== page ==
Visit Tech Alliance
Kia ora e te whānau
You would have heard digital wallets mentioned almost every week, if not every day, over the past couple of years. They formed part of the discussion on this International Panel I participated in very early one morning last week.
As conversations build on each other and as we increasingly use banking apps, Apple Pay or Google Pay when shopping, you might ask yourself how hard can it be when I see how many apps I have on my smartphone? Right there, is a challenge around scale.
Most phone apps have a 1:1 relationship with the job they do – an app for our bank, our supermarket, our photo ID,contact tracing and so on. We don’t carry 50 wallets each with one physical credential in each of them. That’s why the digital equivalent seems a bit ridiculous! This cannot scale to deliver you a great consumer experience for a future where for many people, their interactions will be mostly digital.
Another challenge is around security, data protection and privacy. How secure is the binding between you and your smartphone and the apps and wallets contained within it? That starts with high quality digital identification but extends into managing situations like coercion, or how to nullify the features on the phone if it’s lost or stolen. These problems can be complex, expensive and time consuming to mitigate against, meaning that developing and operating a commercially viable universally trusted digital wallet will not be for the faint-hearted (global platforms excepted but with the related considerations they may bring).
Consequently, alongside specifically purposed private sector wallets we may see the public sector in some jurisdictions taking a role in aspects of their development – be it interoperable open standards and code libraries or a completely built digital wallet – for its people. This demo from global thought leaders the Province of British Columbia peeks into the possible future (you need to download the BC Wallet app from the App Store or Google Play and read the privacy notice and terms & conditions).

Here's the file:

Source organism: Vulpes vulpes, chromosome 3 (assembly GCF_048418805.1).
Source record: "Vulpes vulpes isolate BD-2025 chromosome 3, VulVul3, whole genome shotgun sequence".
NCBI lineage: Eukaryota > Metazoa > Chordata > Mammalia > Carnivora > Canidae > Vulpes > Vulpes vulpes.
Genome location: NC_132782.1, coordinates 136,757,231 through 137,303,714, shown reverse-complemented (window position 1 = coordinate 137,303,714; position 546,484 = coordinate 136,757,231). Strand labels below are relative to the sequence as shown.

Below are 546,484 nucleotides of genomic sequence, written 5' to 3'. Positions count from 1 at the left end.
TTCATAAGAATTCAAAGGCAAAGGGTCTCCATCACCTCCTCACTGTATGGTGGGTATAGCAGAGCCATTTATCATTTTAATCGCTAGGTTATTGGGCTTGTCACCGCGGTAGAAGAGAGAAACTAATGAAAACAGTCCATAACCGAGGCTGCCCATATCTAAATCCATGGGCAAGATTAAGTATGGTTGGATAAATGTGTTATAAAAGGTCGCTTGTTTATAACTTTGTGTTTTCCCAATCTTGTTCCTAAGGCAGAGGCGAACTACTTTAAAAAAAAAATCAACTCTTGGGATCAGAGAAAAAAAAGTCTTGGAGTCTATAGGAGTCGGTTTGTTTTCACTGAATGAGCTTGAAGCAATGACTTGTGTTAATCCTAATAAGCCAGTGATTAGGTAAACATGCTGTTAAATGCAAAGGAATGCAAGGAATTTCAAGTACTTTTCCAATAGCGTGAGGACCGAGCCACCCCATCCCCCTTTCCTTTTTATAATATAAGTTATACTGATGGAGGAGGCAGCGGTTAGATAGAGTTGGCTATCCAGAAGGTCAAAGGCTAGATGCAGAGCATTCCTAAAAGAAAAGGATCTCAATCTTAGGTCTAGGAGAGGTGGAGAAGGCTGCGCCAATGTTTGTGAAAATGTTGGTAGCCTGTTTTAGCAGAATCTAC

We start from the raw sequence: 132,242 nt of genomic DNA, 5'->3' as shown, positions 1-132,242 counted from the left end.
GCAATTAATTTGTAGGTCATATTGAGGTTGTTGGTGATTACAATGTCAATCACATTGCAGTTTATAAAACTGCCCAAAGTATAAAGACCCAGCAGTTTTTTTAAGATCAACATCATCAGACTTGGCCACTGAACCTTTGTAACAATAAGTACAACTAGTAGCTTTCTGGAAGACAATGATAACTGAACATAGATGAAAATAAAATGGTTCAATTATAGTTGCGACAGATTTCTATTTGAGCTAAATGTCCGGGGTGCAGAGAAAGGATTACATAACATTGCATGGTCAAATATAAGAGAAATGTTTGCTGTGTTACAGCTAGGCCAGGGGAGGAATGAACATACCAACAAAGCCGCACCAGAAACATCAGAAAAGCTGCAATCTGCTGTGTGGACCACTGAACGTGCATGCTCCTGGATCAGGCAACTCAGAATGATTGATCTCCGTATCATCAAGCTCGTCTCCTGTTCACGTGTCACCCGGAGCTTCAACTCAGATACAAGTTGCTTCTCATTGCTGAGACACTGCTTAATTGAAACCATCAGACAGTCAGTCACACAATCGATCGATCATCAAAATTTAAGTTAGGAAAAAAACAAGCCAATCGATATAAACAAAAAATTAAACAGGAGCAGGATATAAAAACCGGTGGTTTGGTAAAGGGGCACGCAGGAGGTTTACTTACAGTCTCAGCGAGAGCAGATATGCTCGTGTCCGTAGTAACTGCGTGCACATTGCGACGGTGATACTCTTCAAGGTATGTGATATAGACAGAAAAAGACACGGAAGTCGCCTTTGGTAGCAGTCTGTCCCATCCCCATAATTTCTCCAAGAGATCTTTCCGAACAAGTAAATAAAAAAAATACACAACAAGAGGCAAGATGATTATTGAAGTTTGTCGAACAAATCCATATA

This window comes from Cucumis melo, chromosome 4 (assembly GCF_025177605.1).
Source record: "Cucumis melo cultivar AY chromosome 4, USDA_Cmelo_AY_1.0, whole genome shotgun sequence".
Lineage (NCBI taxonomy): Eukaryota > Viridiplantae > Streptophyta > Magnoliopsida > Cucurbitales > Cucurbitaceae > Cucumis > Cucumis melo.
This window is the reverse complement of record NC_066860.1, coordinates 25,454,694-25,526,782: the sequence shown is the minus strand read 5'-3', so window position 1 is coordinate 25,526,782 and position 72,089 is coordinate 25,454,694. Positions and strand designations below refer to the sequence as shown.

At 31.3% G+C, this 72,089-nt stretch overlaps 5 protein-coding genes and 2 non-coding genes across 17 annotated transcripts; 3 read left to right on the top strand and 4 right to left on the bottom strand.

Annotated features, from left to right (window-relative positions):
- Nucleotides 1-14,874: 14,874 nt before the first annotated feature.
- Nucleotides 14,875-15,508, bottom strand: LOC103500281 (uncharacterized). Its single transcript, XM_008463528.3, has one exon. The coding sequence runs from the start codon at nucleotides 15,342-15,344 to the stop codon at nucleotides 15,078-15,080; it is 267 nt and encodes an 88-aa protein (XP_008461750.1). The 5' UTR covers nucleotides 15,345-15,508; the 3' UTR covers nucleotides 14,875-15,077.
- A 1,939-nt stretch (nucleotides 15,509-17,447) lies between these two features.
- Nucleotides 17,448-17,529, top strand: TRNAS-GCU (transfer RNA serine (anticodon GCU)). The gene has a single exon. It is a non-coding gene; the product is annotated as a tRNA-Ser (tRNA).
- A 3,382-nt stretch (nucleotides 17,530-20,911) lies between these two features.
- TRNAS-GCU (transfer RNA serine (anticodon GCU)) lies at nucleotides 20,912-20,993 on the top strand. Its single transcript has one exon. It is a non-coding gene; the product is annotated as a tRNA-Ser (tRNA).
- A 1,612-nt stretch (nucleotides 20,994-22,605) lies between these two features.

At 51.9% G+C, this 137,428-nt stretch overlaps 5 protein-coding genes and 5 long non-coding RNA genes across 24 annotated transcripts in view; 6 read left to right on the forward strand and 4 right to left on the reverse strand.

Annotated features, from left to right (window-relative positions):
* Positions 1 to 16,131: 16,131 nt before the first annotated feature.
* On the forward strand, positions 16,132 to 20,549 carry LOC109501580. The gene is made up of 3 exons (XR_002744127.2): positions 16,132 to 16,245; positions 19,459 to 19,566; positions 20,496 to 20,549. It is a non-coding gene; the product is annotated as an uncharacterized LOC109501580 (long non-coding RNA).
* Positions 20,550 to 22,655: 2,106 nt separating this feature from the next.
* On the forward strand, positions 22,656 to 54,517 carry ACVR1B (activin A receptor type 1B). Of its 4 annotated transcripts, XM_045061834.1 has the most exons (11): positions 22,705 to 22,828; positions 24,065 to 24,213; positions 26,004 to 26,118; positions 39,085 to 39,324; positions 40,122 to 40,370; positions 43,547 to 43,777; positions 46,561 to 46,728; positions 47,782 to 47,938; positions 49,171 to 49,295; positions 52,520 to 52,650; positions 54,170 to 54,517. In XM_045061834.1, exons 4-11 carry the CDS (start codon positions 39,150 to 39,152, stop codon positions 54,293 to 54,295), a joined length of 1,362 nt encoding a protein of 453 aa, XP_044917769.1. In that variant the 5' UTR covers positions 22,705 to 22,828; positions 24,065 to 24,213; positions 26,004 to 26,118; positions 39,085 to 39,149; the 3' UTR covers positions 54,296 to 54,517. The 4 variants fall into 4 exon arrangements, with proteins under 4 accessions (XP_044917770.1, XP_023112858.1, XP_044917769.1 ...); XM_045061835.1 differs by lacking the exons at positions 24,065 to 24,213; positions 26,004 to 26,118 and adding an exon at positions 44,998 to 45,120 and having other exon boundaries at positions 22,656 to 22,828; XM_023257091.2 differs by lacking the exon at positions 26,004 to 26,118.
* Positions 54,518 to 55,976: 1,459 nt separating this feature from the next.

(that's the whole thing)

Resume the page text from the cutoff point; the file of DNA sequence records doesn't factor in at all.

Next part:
As an aside, Digital Identity NZ was amongst the first associate sponsors of the Open Wallet Foundation, the only sponsor in this part of the world, to promote OWF’s outputs in Aotearoa for adoption as we travel the world. While not the only approach, the fact that the state often holds the authoritative identity data (e.g. date and place of birth, citizenship etc) and commercial viability of digital wallets could be a lower priority by considering it a public good, the state may be best placed to provision these high trust cryptographically protected attributes onto a smartphone’s private or public sector developed digital wallet.
Regardless, it will have to be trusted by us and by relying parties to be useful across a wide range of online transactions transcending our daily lives. Of course to maintain trust and integrity, the system will have to be architected in a way that after the authoritative attributes are provisioned to the smartphone’s digital wallet, the issuer doesn’t see or know where they are used. So where the state is the issuer, its responsibility ends there except for the rare instances of revoking or restoring compromised attributes.
You might ask why you should care? You should care because in return for having determination over your personal data in a digital wallet on your smartphone you will have to use it thoughtfully. Since your smartphone’s digital wallet will hold the attributes and you decide when and to whom you release them, there will be very few parties to hold responsible if things go wrong. (Thank you Venkat and Waylon for your technical peer reviews prior to publishing).
DINZ Executive Director
Read the full news here: ‘Identiful’ Digital Wallets and why you should care | October Newsletter